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This Pet Stock Is in the Doghouse, but Right Now Could Be a Golden Buying Opportunity

Motley Fool - Sun Dec 3, 2023

It's been an ugly couple of years for Petco (NASDAQ: WOOF).

Shares of the diversified pet products retailer are now down 90% from their peak (the 2021 initial public offering). A number of factors have combined to send the stock plunging.

The pet industry boomed during the pandemic, but in the economic reopening, demand has weakened as consumers shift their spending to other areas, especially those that were off-limits during the pandemic like travel and dining. Discretionary spending has gotten tighter in an inflationary environment. That's spelled trouble not just for Petco but also for peers like Chewy, which recently hit an all-time low.

But it's not just category-level demand that's plaguing Petco. Profit margins have also taken a dive. In the fiscal 2023 third quarter, gross margin fell from 39.8% in the year-ago quarter to 36.8%. The company lost money even on an adjusted basis with a net loss of $14.5 million compared to an adjusted profit of $30.0 million last year.

Management responded by promising to cut costs, targeting $150 million in cost savings by the end of 2025, but the stock still plunged 29% on the report.

A Shiba Inu dog in a meadow.

Image source: Getty Images.

It's not all bad

While the overall numbers are clearly a problem for Petco, the company is making progress on key strategic initiatives. Third-quarter revenue from services, which include veterinary visits and grooming, rose 15% year over year. That's important because the segment builds customer loyalty by helping to grow the company's membership program, Vital Care Premier, which now has 672,000 subscribers.

It's also growing its veterinary program, adding 433 vets in the quarter (up 21% year over year), and the number of pets seen by these vets rose 17%. Digital sales continue to increase, up 5%, and sales of consumables were also positive, up 1.5%.

Management aims to deliver profitability improvements in 2024 by responding to changing customer buying patterns as the earlier benefit from COVID stimulus payments has run out. It also said the upfront cost of labor and logistics to get new products on shelves has impacted profitability, though it expects to see a benefit from those moves next year.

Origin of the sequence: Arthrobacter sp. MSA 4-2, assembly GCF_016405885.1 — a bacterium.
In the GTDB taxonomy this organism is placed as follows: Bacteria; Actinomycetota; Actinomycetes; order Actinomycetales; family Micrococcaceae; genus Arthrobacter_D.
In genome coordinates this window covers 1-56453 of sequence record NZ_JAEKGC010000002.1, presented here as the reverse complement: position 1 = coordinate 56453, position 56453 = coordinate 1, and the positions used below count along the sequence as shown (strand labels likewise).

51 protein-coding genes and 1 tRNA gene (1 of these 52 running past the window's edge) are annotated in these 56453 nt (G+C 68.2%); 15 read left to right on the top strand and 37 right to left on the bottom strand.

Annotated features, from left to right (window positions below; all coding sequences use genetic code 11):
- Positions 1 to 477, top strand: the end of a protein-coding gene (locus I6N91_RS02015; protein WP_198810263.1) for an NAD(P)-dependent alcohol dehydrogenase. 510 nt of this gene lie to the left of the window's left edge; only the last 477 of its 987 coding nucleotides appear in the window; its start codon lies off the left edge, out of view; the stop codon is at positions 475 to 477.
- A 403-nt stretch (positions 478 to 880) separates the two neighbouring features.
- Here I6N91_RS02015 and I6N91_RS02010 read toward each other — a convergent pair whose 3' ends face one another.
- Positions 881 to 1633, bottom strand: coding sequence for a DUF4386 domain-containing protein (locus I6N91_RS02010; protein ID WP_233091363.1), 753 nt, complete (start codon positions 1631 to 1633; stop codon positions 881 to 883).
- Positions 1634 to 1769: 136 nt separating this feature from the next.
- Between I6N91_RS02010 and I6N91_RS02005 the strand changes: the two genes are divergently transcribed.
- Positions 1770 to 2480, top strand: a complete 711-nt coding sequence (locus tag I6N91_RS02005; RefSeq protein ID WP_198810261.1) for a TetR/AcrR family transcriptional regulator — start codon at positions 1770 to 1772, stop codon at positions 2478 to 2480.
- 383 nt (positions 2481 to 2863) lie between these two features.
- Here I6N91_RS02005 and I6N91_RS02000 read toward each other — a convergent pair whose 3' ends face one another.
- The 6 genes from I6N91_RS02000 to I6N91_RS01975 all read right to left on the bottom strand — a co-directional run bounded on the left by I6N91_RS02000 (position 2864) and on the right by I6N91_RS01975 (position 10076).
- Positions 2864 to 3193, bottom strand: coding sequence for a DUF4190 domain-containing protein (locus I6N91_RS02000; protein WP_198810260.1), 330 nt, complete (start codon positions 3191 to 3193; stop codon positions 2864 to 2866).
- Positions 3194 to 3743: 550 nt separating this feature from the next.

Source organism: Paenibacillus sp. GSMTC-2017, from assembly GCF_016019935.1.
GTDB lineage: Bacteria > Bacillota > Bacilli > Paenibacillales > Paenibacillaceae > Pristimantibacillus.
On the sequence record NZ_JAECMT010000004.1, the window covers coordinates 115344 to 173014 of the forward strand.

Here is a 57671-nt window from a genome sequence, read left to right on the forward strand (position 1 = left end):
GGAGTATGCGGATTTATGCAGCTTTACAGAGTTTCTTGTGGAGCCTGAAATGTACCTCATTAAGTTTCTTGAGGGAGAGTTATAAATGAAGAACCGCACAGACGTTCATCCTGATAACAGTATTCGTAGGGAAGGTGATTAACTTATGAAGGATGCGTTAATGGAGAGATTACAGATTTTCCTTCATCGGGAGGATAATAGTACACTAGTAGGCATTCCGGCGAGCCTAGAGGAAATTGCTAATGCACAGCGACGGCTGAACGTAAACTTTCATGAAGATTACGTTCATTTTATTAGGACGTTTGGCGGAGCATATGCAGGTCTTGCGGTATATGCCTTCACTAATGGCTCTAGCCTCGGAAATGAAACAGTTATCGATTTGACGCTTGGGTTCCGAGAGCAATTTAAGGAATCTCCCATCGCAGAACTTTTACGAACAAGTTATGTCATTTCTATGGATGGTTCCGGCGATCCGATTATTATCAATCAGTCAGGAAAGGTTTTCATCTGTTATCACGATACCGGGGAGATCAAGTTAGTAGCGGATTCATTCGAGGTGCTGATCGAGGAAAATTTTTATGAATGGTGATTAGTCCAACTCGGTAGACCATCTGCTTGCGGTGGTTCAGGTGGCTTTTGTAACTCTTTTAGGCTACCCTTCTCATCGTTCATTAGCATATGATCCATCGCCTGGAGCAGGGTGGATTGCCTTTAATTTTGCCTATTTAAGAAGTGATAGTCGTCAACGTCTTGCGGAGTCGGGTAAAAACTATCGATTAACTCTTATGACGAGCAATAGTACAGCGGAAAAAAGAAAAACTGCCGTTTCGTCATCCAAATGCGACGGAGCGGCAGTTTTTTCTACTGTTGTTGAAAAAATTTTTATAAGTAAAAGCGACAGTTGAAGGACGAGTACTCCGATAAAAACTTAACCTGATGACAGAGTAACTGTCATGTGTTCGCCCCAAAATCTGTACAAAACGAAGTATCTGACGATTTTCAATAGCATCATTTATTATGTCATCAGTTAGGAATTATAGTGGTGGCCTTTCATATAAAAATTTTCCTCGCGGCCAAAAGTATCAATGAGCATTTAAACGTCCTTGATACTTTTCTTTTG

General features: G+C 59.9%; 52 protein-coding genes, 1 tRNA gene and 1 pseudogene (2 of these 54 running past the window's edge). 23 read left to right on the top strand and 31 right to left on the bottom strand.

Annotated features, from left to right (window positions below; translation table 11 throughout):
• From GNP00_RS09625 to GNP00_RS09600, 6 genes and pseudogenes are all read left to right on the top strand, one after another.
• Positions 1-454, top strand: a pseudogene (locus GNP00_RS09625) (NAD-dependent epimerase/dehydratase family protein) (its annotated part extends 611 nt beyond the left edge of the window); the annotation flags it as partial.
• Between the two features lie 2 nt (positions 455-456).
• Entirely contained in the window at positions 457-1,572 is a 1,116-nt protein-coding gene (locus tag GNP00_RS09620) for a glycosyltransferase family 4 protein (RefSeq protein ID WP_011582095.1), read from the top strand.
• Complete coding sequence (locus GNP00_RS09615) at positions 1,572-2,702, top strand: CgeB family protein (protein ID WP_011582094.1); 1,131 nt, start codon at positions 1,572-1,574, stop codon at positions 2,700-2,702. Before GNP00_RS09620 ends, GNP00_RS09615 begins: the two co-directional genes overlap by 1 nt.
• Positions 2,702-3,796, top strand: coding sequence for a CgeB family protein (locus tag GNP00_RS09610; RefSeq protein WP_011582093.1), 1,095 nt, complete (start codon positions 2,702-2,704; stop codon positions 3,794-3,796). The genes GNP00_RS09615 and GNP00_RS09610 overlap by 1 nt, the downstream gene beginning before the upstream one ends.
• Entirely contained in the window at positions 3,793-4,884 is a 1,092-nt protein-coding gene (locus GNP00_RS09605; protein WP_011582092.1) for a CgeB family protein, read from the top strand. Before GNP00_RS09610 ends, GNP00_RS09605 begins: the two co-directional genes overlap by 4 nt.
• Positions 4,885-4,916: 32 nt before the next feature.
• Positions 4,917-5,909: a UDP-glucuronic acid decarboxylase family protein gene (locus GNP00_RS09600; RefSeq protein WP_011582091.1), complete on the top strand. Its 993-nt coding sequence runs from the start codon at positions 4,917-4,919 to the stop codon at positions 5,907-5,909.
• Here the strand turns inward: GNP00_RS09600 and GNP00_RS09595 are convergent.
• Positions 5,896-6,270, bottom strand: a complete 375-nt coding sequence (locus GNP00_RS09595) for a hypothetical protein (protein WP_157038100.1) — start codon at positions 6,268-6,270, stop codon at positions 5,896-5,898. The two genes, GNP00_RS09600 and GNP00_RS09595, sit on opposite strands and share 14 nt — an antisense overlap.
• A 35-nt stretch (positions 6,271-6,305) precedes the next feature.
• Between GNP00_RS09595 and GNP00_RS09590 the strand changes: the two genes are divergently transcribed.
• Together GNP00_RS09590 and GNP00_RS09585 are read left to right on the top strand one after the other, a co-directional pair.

Why this could be a great buying opportunity

Petco stock may have collapsed, but this isn't a company that's about to go out of business. It's the second-largest pet products chain in the country by locations, just behind PetSmart. And it's well ahead of the No. 3 company Pet Valu.

There's no risk the pet products industry is going away. Not only are pets an enduring business, but it tends to be recession-proof as pet owners still need to spend on their pets in a down economy.

In other words, Petco is facing mostly temporary hurdles, some self-inflicted and some from changing consumer demand, but the stock is priced as if the business is fundamentally broken. It now trades at a price-to-sales ratio of just 0.14, an unusually low valuation even for a retailer.

To put that in perspective, if the company had a profit margin of just 1%, it would have a price-to-earnings ratio of 14. If it's able to generate a profit margin of 2% or even 3% (as it has previously), then its P/E would fall to 7 or 5, respectively, at the current stock price and revenue level.

The higher the company can drive that profit margin, the higher the stock price will go, not just for valuation reasons but because it will reflect a stronger business.

Management's turnaround plan sounds credible: Add brands that customers want, even when it lowers gross margin, and cut costs and drive efficiencies where available. Consumer discretionary spending won't be down forever, and most investors now expect interest rates to start coming down next year, which will also give Petco's bottom line a boost by reducing the interest expense on its variable-rate debt.

While the company has a lot of work to do to repair the business, the stock looks significantly undervalued at the current price. Petco stock may be risky, but investors who can stomach the uncertainty could be rewarded with a multibagger down the road.

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Jeremy Bowman has no position in any of the stocks mentioned. The Motley Fool has positions in and recommends Chewy. The Motley Fool has a disclosure policy.

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